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View Full Version : What's wrong with this Uke (other than the player)?



Arcy
10-07-2018, 09:49 AM
How do you identify if the problem with a specific Uke is:

The Uke itself
The setup
The player


Ok. Easy answer: it's the player. The long term goal is to upgrade the player without replacing him, but that will take a while and in the short term I'm trying to figure out if there's also a tools problem.

I've run into issues both when trying out Ukes in the store and at home. I have a cheap soprano and just got an inexpensive concert. I liked the soprano a lot more before I got the concert.

I'm trying to figure out if the difference is this specific soprano and I should swap it for a better one, if its something I can adjust, or if the soprano just doesn't sing for me and I should concentrate on larger sizes for now.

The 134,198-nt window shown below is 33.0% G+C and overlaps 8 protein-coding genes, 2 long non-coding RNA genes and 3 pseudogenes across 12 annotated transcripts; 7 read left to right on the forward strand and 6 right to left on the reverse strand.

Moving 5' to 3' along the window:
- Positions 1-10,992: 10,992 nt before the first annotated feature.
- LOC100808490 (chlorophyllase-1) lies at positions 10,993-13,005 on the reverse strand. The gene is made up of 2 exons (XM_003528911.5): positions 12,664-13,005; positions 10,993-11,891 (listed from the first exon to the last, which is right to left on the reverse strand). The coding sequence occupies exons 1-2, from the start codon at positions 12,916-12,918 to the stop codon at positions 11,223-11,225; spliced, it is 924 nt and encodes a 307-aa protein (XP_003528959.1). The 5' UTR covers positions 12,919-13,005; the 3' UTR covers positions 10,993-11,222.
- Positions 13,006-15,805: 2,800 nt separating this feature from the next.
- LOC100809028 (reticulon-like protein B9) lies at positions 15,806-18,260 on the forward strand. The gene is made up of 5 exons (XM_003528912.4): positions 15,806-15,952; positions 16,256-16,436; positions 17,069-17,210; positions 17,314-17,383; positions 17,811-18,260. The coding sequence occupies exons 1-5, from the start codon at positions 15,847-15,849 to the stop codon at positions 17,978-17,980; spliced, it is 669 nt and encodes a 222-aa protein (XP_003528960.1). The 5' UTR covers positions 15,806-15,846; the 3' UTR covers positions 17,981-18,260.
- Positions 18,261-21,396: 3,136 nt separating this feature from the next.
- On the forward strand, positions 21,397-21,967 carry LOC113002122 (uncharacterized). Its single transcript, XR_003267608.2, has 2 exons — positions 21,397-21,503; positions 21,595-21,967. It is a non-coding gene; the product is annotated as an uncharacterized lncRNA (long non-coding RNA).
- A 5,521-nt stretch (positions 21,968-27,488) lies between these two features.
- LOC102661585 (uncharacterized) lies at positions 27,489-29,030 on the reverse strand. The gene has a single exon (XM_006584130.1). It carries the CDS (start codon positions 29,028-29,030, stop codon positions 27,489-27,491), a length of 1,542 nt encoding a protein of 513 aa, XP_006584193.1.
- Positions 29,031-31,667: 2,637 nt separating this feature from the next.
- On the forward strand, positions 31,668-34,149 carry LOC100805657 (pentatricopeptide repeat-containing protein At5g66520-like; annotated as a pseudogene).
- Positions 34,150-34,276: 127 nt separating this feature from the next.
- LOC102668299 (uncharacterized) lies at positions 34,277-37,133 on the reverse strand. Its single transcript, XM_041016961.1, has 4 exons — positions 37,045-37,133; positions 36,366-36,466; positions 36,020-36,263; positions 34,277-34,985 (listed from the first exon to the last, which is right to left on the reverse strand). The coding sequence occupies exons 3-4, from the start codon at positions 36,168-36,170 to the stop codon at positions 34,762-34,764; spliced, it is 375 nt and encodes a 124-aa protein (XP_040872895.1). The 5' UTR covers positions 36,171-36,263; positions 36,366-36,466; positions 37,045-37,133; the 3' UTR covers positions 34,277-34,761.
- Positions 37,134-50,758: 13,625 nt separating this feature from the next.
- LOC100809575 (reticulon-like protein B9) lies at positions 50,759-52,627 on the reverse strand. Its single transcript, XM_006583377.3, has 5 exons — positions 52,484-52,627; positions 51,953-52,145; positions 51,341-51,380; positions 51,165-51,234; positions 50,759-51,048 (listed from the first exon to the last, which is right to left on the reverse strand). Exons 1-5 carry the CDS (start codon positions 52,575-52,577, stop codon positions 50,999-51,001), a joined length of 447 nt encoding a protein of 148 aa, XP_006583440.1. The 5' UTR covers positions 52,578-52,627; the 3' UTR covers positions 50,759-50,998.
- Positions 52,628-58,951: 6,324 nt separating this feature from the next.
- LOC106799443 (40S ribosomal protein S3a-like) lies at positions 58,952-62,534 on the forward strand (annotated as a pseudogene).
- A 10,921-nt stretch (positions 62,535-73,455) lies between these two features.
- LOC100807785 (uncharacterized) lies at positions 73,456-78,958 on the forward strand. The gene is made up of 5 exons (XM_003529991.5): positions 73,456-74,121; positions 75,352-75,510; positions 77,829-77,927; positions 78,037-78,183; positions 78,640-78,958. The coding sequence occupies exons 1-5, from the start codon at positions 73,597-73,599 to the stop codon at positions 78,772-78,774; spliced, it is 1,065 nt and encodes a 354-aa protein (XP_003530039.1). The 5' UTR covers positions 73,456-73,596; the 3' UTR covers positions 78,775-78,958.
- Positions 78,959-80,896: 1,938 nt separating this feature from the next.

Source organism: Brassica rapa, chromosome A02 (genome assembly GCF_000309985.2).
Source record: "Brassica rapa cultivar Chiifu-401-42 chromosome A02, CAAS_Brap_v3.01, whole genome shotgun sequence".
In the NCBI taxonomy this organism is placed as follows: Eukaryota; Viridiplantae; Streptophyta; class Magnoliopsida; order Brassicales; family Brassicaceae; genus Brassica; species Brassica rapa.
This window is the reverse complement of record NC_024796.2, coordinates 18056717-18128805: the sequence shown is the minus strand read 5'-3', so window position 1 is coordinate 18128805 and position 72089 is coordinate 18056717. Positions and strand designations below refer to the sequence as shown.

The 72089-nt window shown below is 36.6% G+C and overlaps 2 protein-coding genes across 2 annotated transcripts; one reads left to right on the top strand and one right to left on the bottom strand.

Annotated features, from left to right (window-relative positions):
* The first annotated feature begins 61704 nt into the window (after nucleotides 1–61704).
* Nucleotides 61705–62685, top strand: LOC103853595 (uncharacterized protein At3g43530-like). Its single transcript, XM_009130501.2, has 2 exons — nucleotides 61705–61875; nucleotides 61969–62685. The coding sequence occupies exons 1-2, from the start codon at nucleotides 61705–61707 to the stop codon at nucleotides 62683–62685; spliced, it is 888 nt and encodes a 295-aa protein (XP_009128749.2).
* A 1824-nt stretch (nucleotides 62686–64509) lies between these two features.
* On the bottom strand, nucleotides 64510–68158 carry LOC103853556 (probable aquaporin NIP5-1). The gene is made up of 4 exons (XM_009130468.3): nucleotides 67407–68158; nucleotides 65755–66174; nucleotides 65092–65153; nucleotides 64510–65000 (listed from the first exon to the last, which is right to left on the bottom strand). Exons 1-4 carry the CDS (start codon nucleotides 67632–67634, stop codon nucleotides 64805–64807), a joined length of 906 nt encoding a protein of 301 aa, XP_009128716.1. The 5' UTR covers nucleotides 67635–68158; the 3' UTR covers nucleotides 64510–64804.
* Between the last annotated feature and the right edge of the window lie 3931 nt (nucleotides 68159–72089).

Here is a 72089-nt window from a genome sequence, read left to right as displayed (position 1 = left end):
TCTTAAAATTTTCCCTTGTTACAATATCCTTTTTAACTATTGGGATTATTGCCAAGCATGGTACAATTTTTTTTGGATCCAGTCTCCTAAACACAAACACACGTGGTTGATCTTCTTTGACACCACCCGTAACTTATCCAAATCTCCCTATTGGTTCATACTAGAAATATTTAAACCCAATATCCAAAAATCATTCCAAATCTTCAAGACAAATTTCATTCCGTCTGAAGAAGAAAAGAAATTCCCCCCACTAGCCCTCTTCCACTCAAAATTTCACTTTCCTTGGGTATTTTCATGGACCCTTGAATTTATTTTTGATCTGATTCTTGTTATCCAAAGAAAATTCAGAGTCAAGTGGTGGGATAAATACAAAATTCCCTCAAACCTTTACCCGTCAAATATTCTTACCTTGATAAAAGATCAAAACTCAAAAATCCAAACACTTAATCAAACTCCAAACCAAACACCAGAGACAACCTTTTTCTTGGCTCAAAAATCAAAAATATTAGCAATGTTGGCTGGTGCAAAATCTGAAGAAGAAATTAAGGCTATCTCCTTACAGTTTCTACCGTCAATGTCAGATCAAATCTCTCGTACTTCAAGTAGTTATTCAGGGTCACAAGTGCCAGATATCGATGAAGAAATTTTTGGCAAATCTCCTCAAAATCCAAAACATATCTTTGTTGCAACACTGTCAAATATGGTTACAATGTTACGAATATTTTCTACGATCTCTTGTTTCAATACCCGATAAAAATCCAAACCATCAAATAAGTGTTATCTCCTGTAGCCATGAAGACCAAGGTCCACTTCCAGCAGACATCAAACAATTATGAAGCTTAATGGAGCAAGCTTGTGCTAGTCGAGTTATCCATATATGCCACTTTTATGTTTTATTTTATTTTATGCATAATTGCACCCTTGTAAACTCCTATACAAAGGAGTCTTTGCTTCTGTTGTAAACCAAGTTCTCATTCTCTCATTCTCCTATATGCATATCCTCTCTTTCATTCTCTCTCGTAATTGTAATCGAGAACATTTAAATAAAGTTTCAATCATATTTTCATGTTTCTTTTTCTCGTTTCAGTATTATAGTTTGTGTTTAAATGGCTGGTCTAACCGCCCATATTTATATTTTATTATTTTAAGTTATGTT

I suspect it's a mix of 1 & 2: the specific instrument was cheap and definitely has limits on its sound, but it sounds good enough to learn on if I hit the notes cleanly. After I dropped the action it's fairly playable up to the 8th or 9th fret.

The three big differences for me between playing it and the concert are:

the concert sounds a lot richer, which I expect is a combination of upgraded size and higher quality instrument.
the concert stays in tune much better than the soprano does, even though the soprano's strings have had longer to settle
I get caught up in the soprano's strings often when strumming, while I don't on the concert. This is my big problem right now.


What I haven't done yet is to swap out the soprano's strings, because I ditzed out when doing the setup and misplaced the new set.

My current theory is that the problem is either the strings (fixable by changing, I hope) or the string tension (which appears noticeably looser on the soprano than the concert - I think that's an expected difference), and that a better player would compensate.